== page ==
Tory Health Minister Simon Burns called activists opposed to the Con-Dem coalition government’s plans to destroy the NHS “zombies”. Burns comments echo a similar comment by David Cameron exposing the Con-Dems’ contempt for parliamentary democracy. He said that those that opposed their Neo-Victorian policies should “grow up”.
This is about the stupendously rich and priviledged’s arrogant sense of entitlement and superiority. There is no need to debate on the issues since opponents are simply dismissed as immature or the living dead – or is it less than human? The super rich are so divorced from reality that they simply cannot understand that anyone could disagree with them. Please sir, can I have some more?
I paraphrase my step-father on the Tories’ ‘Big Society’ return to Neo-Victorian hypocrisy and prudery and their failure to maintain the deception of parliamentary democracy: Another deception, of course, is David Cameron’s discussion of the “Big Society”. In truth he is keen to undermine society – and even undermine democracy itself.
A century and a half ago, almost all services that ordinary people depended on were provided either by private companies or voluntary organisations founded by rich individuals. Gradually the vote was extended, first to men and then to women. The intention of universal sufferage was to create a society where the most important services were in the hands of peoples’ representatives to ensure that they were available to all and in an acceptable form to the majority of the population. This formula has never worked perfectly of course and we need new methods to make our representatives and service managers more accountable to the people.
Instead of trying to improve this formula, the Tories want to destroy it utterly and return public services back to the Capitalist and the rich voluntary bodies. Nobody else will have any influence on our public services. The clock will be turned back a century and a half and many of the major features of a democratic society will be destroyed.
- Conservative election poster 2010
A few recent news articles about the UK’s Conservative and Liberal-Democrat (Conservative) coalition government – the ConDem’s – brutal attack on the National Health Service.
Health campaigners hit back today after Tory Health Minister Simon Burns called them “zombies” for making noise about the government’s controversial NHS reforms.
The MP insulted campaign group 38 Degrees in the House of Commons on Tuesday afternoon while responding to a question by shadow health secretary Andy Burnham.
The question related to a demand by 38 Degrees that the government releases its NHS risk register promptly so peers have the full facts during their debate of the Health and Social Care Bill in the House of Lords over the next few weeks.
Mr Burns said: “I think Mr Burnham does himself a disservice by simply joining the rants of organisations like 38 Degrees who are frightening people and getting them almost zombie-like to send in emails.”
The campaign group said that it was “shocked” to hear the minister attacking members of the public who had emailed their MPs about their concerns regarding the Bill while neglecting to explain why the government is delaying releasing the details, despite the Information Commission ruling that it must.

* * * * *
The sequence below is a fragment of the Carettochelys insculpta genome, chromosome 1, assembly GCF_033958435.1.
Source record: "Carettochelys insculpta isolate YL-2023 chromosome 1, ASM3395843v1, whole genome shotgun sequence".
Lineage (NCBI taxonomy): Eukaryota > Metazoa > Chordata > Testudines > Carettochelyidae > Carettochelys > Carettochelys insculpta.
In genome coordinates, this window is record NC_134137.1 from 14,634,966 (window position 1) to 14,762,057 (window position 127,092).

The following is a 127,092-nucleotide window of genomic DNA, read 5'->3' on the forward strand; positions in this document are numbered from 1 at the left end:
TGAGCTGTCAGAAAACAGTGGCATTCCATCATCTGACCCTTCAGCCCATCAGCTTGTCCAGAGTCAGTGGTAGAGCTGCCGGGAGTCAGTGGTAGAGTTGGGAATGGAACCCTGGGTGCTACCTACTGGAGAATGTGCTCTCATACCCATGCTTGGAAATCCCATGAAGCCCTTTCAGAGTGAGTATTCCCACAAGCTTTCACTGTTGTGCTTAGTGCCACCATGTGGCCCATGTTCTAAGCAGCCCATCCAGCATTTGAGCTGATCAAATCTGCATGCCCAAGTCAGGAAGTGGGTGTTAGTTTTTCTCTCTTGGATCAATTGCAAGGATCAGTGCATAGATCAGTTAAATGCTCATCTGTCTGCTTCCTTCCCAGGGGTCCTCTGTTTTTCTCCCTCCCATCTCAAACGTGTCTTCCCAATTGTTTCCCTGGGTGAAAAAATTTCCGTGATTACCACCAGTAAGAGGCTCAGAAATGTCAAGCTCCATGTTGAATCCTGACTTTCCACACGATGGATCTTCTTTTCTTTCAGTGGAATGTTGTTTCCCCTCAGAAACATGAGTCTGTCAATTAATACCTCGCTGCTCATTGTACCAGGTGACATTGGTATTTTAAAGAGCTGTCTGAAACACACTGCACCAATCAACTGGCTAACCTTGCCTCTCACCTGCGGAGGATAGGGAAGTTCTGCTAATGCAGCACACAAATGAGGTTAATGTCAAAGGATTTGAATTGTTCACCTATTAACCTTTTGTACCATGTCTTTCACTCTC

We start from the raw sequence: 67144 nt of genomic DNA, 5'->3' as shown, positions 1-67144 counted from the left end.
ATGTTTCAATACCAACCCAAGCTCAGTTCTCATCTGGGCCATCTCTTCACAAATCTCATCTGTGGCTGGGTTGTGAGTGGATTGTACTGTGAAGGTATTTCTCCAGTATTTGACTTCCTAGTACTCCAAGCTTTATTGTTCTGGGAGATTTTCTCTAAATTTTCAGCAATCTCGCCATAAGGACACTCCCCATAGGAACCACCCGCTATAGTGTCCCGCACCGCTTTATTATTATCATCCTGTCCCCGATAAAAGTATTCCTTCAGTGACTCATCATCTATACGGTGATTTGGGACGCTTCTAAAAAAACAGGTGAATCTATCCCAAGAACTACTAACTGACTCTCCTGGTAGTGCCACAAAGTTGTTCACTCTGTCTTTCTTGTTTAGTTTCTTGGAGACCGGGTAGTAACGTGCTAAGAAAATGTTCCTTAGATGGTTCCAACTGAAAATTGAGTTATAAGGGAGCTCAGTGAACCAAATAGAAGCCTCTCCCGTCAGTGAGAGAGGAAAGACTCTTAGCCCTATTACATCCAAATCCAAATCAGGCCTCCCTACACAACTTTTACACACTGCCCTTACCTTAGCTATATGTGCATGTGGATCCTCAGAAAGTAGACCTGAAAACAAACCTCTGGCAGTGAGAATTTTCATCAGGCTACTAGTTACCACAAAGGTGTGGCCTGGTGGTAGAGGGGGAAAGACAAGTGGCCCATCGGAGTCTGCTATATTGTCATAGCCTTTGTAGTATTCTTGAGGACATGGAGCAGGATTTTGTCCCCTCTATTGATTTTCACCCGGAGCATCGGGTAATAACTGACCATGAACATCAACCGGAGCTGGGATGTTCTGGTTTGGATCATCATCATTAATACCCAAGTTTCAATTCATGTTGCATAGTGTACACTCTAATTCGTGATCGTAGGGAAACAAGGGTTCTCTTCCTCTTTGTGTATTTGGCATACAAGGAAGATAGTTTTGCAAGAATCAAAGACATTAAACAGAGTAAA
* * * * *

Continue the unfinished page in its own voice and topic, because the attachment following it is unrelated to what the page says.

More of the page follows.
“Thousands of members have been in touch with 38 Degrees since Mr Burns made his remarks to express their disappointment that he’s chosen to insult them in this way,” said 38 Degrees executive director David Babbs.
“Many have said how worrying it is that a senior member of the government doesn’t seem to think we have a right to contact him about something as important as the NHS.”
Each reform costs years of improvements in quality, report suggests, but Andrew Lansley insists change is needed
The last thing the NHS needs is a large reform as it is one of the world’s best health systems and has been improving patient care for years, says the author of the OECD’s flagship report into international care and treatment.
The report by the Organisation for Economic Co-operation and Development thinktank, which is funded by wealthy governments, says the NHS has cut heart attack deaths by two-thirds since 1980; the public rarely has to pay to meet health needs; and citizens have comparable life expectancies to their neighbours on the continent. Among global diseases the UK also scores well: less than 5% of adults had diabetes in 2010, contrasting with 10% in the United States.
“The UK is one of the best performers in the world. But outcomes are not what you expect because there is a big reform every five years. We calculate that each reform costs two years of improvements in quality. No country reforms its health service as frequently as the UK,” said Mark Pearson, head of health at the OECD.
When it was put to Pearson, a respected economist, that the NHS faces its biggest upheaval in 60 years with the coalition’s health bill, he said: “The NHS is so central to the political process that every politician has to promise to improve the NHS. But there’s no big reform that will improve it. Better to let it bed down and tinker rather than wondering about more or less competition. It is less the type of system that counts, but rather how it is managed.”
27/11/13 Having received a takedown notice from the Independent newspaper for a different posting, I have reviewed this article which links to an article at the Independent’s website in order to attempt to ensure conformance with copyright laws.
I consider this posting to comply with copyright laws since
a. Only a small portion of the original article has been quoted satisfying the fair use criteria, and / or
b. This posting satisfies the requirements of a derivative work.
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